13. The 1933 Act contemplated that local authorities might establish approved schools, but also that the Secretary of State would certify schools run by non-governmental managers. Section 107 defined such managers simply as “the persons for the time being having the management of the school.â€Thus there was a system of certification of privately run schools, as there had been under the 1908 Act. The 1933 Act tightened the position of the managers by vesting in them the rights and powers of a parent in respect of children at the school and imposed a duty to provide “clothing, maintenance and educationâ€(Schedule 4 paragraph 12). Once again there was provision for the managers to supervise those released, possibly until the age of 21 (section 74(1)), and they had the power to recall those released up to the age of 19 (section 74(2)).

14. Under this Act, the Approved School Rules 1933 were made. The rules made specific provision for the managers and their responsibility. Two of the managers of a boys’ school, which St William’s was, had to be women (Rule 4). The duty to maintain an efficient standard was laid upon the managers who had to inspect regularly (Rule 10). Rules 14 and 15 provided, so far as material:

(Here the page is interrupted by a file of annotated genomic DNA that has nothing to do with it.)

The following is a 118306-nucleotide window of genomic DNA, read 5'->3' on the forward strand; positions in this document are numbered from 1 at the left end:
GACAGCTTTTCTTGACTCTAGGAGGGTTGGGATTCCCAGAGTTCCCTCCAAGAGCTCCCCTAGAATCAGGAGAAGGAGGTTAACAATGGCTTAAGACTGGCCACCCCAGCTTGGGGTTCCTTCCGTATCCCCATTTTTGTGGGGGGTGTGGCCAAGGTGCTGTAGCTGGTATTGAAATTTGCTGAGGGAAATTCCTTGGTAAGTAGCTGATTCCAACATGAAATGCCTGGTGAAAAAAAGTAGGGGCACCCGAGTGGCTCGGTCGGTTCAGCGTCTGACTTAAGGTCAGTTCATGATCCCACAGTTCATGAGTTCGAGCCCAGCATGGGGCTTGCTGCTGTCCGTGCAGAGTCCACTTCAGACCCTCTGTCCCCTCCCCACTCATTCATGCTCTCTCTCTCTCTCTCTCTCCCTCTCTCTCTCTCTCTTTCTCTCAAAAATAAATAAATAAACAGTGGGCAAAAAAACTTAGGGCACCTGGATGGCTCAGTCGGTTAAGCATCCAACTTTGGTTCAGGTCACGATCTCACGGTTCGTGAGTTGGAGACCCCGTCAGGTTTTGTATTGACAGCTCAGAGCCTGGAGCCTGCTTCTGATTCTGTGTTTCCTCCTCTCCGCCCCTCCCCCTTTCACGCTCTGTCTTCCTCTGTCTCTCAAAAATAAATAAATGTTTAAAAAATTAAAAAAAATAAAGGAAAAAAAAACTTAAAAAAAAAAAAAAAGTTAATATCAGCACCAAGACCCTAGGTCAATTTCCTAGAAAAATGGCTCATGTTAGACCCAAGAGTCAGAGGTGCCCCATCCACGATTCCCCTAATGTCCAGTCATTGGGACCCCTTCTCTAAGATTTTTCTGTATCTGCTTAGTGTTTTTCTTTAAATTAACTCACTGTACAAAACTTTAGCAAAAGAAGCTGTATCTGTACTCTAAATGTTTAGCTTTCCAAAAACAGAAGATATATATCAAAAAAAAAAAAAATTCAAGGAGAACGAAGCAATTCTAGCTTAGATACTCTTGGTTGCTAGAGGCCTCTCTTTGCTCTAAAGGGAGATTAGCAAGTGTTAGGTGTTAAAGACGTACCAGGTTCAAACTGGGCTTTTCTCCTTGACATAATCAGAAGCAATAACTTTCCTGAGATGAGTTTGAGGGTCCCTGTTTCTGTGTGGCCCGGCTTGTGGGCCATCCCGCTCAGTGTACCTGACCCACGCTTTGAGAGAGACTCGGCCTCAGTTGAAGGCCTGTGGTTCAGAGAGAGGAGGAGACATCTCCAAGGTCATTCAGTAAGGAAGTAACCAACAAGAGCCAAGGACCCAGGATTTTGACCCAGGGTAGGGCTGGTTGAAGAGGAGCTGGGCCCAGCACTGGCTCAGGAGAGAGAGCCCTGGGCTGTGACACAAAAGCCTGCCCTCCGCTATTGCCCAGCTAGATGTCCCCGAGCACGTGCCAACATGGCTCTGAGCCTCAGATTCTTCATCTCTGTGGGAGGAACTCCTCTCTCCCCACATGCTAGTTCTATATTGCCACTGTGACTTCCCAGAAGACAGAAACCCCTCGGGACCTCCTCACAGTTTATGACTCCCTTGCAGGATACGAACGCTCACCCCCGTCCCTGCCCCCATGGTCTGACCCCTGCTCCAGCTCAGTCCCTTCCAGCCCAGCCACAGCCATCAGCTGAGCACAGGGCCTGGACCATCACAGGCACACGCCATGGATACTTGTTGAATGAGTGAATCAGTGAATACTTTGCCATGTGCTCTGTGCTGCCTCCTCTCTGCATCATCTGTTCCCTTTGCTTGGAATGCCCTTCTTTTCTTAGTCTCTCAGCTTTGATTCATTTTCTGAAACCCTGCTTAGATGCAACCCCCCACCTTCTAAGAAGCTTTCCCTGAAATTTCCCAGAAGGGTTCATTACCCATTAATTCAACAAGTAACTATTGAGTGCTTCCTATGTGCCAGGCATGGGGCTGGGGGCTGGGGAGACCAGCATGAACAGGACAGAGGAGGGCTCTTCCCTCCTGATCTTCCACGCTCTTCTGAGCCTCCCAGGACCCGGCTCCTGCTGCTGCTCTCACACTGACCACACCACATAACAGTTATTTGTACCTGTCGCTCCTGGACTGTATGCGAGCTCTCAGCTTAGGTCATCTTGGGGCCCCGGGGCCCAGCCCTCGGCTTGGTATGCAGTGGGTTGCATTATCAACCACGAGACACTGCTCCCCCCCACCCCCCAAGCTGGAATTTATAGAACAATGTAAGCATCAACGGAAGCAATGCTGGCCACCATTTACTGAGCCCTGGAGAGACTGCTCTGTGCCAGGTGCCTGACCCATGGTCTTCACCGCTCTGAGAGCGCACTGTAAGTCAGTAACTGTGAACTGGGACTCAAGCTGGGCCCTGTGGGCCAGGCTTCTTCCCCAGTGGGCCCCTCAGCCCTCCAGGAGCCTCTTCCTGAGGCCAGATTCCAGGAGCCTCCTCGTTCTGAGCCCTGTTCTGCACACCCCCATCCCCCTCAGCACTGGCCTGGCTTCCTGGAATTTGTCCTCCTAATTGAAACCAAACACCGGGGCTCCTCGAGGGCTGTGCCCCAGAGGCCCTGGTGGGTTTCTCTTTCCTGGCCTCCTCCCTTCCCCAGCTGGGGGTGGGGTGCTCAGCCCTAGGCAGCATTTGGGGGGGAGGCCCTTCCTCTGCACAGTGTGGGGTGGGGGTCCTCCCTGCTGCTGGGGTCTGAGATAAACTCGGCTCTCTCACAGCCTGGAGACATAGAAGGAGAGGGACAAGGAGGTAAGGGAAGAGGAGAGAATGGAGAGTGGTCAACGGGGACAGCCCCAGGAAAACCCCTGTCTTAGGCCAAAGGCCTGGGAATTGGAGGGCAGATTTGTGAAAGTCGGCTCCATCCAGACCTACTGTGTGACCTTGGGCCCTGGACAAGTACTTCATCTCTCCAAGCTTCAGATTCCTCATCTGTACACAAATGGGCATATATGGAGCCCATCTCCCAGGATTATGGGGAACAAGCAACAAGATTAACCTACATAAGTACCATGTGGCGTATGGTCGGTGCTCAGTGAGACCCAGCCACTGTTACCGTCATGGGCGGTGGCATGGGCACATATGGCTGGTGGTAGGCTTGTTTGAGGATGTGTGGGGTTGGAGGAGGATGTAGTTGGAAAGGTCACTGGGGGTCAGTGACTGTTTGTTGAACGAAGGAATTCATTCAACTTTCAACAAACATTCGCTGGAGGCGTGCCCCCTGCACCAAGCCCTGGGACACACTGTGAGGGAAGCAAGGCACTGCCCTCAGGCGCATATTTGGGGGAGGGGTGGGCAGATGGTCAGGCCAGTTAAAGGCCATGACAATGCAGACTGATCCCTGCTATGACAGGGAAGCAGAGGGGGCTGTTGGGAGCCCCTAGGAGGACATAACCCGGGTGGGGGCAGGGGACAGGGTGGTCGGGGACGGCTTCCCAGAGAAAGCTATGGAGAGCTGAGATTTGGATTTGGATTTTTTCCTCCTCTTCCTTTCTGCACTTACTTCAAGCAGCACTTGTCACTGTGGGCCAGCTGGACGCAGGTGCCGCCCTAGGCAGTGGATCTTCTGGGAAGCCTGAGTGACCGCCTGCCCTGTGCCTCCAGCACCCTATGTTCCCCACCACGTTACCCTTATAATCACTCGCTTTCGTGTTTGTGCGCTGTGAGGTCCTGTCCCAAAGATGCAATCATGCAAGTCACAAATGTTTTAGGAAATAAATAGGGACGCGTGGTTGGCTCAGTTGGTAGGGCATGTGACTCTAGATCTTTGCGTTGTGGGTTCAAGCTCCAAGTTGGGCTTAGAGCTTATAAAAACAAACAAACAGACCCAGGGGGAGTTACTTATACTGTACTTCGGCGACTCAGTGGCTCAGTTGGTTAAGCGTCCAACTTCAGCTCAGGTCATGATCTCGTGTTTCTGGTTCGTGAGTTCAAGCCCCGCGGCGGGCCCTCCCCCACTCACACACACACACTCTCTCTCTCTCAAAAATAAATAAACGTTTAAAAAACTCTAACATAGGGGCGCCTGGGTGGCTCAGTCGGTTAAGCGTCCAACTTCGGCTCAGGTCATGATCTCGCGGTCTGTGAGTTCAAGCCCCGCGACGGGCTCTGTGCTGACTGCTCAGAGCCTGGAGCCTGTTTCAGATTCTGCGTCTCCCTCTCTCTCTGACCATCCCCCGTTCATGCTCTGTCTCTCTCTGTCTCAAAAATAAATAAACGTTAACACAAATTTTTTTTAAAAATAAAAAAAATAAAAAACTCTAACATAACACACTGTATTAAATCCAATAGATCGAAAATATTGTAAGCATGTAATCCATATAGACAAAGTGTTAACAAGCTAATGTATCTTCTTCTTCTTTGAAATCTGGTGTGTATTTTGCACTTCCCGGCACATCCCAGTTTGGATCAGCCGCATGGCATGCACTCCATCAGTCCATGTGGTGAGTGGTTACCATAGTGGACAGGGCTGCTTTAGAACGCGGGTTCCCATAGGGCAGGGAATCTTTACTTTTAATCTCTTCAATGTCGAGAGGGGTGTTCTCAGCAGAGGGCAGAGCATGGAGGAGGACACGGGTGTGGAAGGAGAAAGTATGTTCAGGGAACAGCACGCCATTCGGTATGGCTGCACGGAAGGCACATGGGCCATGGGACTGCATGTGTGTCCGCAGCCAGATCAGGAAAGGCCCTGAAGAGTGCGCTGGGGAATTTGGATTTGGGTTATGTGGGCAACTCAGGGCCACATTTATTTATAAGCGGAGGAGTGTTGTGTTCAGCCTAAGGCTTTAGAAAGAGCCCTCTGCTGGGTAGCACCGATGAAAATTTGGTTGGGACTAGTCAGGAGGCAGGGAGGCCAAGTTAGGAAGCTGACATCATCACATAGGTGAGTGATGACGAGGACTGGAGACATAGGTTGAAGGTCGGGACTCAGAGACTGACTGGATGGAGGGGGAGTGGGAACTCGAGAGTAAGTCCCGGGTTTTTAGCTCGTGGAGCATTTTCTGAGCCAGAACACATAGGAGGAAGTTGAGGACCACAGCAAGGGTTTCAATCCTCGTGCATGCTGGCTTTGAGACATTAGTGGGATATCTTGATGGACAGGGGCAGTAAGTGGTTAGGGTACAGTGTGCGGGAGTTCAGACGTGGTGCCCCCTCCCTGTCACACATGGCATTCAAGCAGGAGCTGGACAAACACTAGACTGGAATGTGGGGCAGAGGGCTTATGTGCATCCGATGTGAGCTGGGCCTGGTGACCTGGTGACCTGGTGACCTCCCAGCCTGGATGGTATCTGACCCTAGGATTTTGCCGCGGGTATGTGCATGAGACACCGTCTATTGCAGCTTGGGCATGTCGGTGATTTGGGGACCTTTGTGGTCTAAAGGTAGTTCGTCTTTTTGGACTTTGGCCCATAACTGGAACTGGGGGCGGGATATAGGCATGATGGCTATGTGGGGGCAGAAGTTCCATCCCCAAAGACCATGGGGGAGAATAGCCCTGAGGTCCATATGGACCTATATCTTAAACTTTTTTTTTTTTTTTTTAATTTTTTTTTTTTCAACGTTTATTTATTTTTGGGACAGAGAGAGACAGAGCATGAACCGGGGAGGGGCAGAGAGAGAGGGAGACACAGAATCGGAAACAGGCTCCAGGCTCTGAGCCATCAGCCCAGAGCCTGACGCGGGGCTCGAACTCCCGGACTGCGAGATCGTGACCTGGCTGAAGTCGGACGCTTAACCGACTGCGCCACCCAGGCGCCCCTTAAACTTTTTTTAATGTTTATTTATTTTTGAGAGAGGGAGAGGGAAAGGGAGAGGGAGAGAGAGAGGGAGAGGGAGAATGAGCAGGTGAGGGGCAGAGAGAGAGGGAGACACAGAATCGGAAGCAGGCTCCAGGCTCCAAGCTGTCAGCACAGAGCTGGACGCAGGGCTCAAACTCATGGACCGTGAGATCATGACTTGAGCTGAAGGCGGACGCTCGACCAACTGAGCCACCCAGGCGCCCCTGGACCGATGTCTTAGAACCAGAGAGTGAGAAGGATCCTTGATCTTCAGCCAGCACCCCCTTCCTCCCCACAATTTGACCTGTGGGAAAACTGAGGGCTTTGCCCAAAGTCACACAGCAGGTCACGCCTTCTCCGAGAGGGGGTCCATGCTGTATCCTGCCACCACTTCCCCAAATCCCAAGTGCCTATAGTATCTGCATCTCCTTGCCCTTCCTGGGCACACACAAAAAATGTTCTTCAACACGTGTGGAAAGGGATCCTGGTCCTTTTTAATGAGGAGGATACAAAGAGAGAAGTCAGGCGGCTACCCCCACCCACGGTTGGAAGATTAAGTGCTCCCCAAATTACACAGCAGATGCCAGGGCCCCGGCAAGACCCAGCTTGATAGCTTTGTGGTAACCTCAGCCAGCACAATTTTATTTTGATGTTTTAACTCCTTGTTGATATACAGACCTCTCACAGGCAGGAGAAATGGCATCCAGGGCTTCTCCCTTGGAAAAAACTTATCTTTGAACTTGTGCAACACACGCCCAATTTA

“14. The managers shall be responsible for the appointment, suspension or dismissal of the staff…

15. The headmaster, matron, teachers and instructors shall be employed under written agreement….â€

Thus from 1933 onwards the staff were the direct statutory responsibility of the managers, and all teaching staff had to be employed by them under written contract. The rules also laid certain duties on the Headmaster, who was made specifically responsible to the managers for the efficient conduct of the school (Rule 18). He required the permission of the managers if he was to leave the school for more than two days (Rule 20).

15. The Children and Young Persons Act 1969 changed the concept of schools such as this. The institution of approved school disappeared. In its place there now stood the community home. The community home was no longer part of the system of young persons’ custodial sentences. Rather it was a place of accommodation for children in the care of the local authority, although of course some children were in care because they had committed a criminal offence (section 1(2)(f)).